#123movies #fmovies #putlocker #gomovies #solarmovie #soap2day Watch Full Movie Online Free – Mr. Lazarescu, a 63 year old lonely man feels sick and calls the ambulance. When it arrives, the paramedic decides he should take him to the hospital but once there they decide to send him to another hospital and then yet another… As the night unfolds and they can’t find a hospital for Mr. Lazarescu, his health starts to deteriorate fast.
Plot: Mr. Lazarescu is a retired Romanian engineer, spending his time in the company of his cats and booze. When he starts feeling unusually ill, he first seeks painkillers from his neighbors. It soon becomes apparent that Lazarescu is indeed sick, and an ambulance arrives with a nurse who has a few ideas about what could be the problem. However, a major traffic accident and poor organization leaves little room in Romanian hospitals for the fading Lazarescu.
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the circles of Dante Lazarescu
Forty years after the last big prize received by Liviu Ciulei, director Cristi Puiu is back in the Cannes festival list of prizes with this strong but sensible creation. A new generation of Romanian cinema makers is born, and it not only succeeds in making a strong statement about the situation in today’s Romania, but does it in a way that makes sense for international audiences.
There are three levels one can see Puiu’s film. The first is the relation between the single human and the medical system. ‘Moartea domnului Lazarescu’ is the anti-‘ER’ with the universal character of the paternal doctor, playing God just to hide his own lack of competence and his indifference is kind of universal.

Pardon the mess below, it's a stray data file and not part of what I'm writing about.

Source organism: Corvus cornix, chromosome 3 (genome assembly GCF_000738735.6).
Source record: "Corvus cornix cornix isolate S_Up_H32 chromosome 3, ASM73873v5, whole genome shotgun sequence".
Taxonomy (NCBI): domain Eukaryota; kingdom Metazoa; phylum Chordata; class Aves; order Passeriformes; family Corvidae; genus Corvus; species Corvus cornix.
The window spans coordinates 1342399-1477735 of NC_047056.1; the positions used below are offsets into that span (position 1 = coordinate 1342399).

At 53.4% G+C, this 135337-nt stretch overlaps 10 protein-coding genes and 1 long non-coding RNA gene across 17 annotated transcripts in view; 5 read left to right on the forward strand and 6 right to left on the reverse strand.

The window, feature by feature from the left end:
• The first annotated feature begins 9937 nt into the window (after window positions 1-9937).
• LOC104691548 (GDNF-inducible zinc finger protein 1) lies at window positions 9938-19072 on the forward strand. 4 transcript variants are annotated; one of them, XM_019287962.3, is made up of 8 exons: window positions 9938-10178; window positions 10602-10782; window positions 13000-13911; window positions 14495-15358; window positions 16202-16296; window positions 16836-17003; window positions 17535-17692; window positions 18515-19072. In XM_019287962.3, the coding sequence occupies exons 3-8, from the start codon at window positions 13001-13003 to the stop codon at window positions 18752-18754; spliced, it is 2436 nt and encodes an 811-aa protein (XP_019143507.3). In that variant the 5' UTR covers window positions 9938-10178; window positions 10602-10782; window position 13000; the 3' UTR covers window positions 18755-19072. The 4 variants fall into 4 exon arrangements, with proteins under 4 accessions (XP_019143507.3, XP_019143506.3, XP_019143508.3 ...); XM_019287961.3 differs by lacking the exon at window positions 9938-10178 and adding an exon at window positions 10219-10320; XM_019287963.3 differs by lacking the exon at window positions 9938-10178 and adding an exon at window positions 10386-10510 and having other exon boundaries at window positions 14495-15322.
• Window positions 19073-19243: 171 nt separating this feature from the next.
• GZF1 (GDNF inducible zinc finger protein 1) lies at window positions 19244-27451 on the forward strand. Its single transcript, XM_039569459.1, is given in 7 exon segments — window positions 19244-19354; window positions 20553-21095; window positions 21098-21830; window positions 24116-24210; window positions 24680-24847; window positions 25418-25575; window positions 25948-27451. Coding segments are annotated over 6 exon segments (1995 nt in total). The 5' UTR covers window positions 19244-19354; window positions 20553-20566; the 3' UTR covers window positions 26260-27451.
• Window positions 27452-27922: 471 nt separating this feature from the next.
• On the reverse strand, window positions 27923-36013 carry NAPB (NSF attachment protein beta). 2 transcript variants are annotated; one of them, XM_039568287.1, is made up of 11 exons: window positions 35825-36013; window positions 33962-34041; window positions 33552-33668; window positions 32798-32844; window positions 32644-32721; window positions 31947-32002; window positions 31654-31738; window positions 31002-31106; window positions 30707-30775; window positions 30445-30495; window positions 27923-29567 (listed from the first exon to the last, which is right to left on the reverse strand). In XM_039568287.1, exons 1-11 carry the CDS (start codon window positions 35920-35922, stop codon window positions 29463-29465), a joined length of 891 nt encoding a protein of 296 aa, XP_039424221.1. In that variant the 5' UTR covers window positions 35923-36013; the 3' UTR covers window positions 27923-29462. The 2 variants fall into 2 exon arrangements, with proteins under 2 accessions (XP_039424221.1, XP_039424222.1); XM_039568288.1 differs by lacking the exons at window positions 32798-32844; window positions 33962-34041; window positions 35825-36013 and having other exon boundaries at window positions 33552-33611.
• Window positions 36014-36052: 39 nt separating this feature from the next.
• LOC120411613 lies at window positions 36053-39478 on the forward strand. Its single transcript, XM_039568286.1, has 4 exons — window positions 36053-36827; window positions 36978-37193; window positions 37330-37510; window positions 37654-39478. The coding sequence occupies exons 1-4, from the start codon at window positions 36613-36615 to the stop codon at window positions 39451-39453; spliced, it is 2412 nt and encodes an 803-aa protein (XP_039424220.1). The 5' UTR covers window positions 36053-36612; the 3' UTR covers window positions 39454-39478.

Then we have the story of Dante (yes!) Lazarescu descending in five hours the spiral stairs between being a pauper drunken in today’s Bucharest towards almost certain physical death. An yet, despite the gradual physical degradation admirably acted by Ion Fiscuteanu, Mr. Lazarescu keeps intact his moral and human dignity, even as he slowly slides into a comma.
I am not sure whether folks who did not live in Romania or other former communist countries will catch easily the third layer. Lazarescu lives in a world in decomposition. Dictature is gone, but no social help system replaced it, his family is far away, his neighbors are simple people, indifferent and hardly coping with their own problem. Yet, in this decrepit medium he will find in the assistant Mioara a caring person, who will not only try to save him, but will ease his last hours with the feeling that yet there is somebody who cared for him. It’s not quality of life, it’s more – quality of humanity.
A Nightmare Journey Into the Romanian Health Care System
For anyone who has made a trip to or has accompanied a loved one to the emergency room, “The Death of Mr. Lazarescu” may be too realistic to bear.